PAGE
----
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Neutrophil Gelatinase-Associated Lipocalin and Cystatin C Could Predict Renal Outcome in Patients Undergoing Kidney Allograft Transplantation: A Prospective Study

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Neutrophil Gelatinase-Associated Lipocalin and Cystatin C Could Predict Renal Outcome in Patients Undergoing Kidney Allograft Transplantation: A Prospective Study

U Lebkowska et al. Transplant Proc.

Abstract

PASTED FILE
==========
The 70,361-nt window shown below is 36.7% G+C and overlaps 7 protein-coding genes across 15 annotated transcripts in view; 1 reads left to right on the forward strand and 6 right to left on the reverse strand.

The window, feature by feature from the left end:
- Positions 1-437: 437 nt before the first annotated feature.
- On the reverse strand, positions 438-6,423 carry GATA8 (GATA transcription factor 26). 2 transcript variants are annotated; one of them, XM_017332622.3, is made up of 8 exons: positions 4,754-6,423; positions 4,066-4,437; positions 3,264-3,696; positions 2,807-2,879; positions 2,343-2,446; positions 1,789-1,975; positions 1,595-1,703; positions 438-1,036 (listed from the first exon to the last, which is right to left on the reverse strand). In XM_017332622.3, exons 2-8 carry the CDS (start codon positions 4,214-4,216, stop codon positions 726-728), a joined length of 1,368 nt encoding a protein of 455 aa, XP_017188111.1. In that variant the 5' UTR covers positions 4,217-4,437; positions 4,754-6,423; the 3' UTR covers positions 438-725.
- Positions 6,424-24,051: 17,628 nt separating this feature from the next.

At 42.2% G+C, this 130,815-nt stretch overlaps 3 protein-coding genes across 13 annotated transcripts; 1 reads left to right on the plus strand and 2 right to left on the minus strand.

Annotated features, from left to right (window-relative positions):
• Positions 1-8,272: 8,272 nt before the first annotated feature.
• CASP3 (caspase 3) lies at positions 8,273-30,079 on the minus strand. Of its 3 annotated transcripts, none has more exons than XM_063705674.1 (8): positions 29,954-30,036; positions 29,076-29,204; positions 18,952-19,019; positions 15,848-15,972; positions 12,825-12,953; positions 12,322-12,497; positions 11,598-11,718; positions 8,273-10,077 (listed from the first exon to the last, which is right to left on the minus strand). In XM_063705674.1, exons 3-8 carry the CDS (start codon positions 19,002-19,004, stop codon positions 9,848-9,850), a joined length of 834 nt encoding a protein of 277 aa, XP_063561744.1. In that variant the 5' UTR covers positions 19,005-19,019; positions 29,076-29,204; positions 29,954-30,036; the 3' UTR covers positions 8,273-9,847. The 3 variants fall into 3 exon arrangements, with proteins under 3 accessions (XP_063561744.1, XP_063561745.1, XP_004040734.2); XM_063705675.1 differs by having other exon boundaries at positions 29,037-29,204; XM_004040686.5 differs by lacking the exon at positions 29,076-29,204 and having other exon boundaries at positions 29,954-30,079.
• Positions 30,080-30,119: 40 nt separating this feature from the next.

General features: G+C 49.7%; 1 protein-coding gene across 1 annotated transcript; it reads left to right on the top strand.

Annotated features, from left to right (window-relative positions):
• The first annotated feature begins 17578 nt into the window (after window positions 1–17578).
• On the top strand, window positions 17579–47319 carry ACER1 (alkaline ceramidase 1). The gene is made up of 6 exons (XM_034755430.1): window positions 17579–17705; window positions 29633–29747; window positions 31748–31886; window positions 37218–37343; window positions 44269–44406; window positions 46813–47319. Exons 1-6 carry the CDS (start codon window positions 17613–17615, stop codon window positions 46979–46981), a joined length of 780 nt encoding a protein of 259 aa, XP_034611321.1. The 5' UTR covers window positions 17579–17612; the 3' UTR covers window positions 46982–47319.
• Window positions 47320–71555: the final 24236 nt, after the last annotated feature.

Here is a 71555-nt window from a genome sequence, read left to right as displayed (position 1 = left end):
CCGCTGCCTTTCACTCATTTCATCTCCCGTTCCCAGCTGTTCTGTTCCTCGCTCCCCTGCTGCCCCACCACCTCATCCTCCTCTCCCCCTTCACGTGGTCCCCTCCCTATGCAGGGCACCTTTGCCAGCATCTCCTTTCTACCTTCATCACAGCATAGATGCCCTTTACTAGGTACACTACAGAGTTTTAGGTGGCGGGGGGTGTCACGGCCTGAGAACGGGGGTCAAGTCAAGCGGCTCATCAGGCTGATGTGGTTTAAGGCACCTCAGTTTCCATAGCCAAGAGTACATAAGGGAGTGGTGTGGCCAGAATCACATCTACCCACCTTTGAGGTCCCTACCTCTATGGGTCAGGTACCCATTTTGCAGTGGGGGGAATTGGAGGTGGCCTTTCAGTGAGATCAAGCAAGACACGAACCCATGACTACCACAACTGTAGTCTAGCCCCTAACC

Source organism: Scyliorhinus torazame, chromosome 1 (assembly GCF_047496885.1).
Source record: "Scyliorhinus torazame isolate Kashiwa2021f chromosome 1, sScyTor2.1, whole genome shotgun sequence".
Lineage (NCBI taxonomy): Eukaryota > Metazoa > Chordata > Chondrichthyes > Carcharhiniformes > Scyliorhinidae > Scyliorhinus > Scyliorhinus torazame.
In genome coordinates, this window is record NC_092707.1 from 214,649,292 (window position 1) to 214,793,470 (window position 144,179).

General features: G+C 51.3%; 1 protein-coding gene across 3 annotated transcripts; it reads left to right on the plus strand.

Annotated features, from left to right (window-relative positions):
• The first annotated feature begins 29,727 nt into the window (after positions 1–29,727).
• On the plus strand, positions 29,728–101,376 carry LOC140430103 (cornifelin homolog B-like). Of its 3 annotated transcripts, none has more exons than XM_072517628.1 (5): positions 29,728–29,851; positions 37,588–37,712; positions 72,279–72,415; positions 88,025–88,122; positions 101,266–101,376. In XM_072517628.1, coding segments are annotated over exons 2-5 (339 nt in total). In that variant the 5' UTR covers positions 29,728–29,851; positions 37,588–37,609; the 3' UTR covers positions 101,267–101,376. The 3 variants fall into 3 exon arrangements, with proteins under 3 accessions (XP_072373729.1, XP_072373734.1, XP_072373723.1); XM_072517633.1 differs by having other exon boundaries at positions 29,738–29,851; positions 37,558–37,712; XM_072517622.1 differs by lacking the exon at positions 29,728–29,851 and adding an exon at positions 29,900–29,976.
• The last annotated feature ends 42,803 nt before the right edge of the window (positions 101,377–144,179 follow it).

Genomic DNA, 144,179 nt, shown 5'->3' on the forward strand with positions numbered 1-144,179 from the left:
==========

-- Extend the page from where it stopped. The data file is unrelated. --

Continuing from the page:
Urinary neutrophil gelatinase-associated lipocalin (NGAL) may represent an early, predictive biomarker of delayed graft function due to ischemia-reperfusion injury. Unfortunately, creatinine is an unreliable indicator of acute changes in kidney function. NGAL was proposed as a novel early marker for detection of acute renal failure. Therefore, the aim of the study was to assess whether NGAL and cystatin C predicted outcomes among 41 consecutive patients undergoing kidney transplantation. Serum NGAL and cystatin C were evaluated before, as well as 1, 3, 6, and 10 days after kidney transplantation using commercially available kits. Serum creatinine was assessed at each time. We observed a significant fall in serum NGAL as early as 1 day following kidney transplantation. Serum cystatin C decreased significantly 3 days after transplantation. Before transplantation, serum NGAL was related to creatinine and cystatin C. At each time point, serum NGAL was related positively to serum creatinine, cystatin C, and negatively to urine volume. In patients with delayed graft function, there was no fall in serum NGAL or cystatin C. Our findings may have important implications for the clinical management of patients undergoing kidney transplantation. The "window of opportunity" to distinguish between acute rejection and calcineurin inhibitor nephrotoxicity is narrow in delayed graft function. Time is limited to introduce proper treatment after the initiating insult. Therefore, NGAL needs to be investigated as a potential early marker for delayed graft function, especially in the settings of early dialysis treatment or antirejection therapy.

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